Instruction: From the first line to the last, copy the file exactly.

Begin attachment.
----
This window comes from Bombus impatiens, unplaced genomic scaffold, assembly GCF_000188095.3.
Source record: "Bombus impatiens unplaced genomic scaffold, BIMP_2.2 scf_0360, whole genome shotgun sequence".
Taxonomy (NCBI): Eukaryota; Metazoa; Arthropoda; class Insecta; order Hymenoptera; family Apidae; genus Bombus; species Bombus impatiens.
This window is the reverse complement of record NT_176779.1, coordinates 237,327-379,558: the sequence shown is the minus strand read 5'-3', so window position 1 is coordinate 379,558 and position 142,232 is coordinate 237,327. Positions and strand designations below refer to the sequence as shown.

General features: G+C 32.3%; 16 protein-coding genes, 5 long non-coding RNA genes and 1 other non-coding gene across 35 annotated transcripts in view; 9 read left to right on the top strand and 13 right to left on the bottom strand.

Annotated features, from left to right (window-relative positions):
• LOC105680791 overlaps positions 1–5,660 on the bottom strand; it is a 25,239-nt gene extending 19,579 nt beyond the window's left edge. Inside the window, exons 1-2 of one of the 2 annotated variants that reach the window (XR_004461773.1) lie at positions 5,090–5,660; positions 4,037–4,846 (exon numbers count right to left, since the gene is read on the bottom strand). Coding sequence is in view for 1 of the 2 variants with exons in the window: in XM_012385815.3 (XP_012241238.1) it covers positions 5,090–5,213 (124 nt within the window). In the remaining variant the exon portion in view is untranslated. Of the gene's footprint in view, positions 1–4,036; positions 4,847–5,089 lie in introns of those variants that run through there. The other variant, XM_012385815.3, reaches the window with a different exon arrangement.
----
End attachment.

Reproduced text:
This window comes from Bombus impatiens, unplaced genomic scaffold, assembly GCF_000188095.3.
Source record: "Bombus impatiens unplaced genomic scaffold, BIMP_2.2 scf_0360, whole genome shotgun sequence".
Taxonomy (NCBI): Eukaryota; Metazoa; Arthropoda; class Insecta; order Hymenoptera; family Apidae; genus Bombus; species Bombus impatiens.
This window is the reverse complement of record NT_176779.1, coordinates 237,327-379,558: the sequence shown is the minus strand read 5'-3', so window position 1 is coordinate 379,558 and position 142,232 is coordinate 237,327. Positions and strand designations below refer to the sequence as shown.

General features: G+C 32.3%; 16 protein-coding genes, 5 long non-coding RNA genes and 1 other non-coding gene across 35 annotated transcripts in view; 9 read left to right on the top strand and 13 right to left on the bottom strand.

Annotated features, from left to right (window-relative positions):
• LOC105680791 overlaps positions 1–5,660 on the bottom strand; it is a 25,239-nt gene extending 19,579 nt beyond the window's left edge. Inside the window, exons 1-2 of one of the 2 annotated variants that reach the window (XR_004461773.1) lie at positions 5,090–5,660; positions 4,037–4,846 (exon numbers count right to left, since the gene is read on the bottom strand). Coding sequence is in view for 1 of the 2 variants with exons in the window: in XM_012385815.3 (XP_012241238.1) it covers positions 5,090–5,213 (124 nt within the window). In the remaining variant the exon portion in view is untranslated. Of the gene's footprint in view, positions 1–4,036; positions 4,847–5,089 lie in introns of those variants that run through there. The other variant, XM_012385815.3, reaches the window with a different exon arrangement.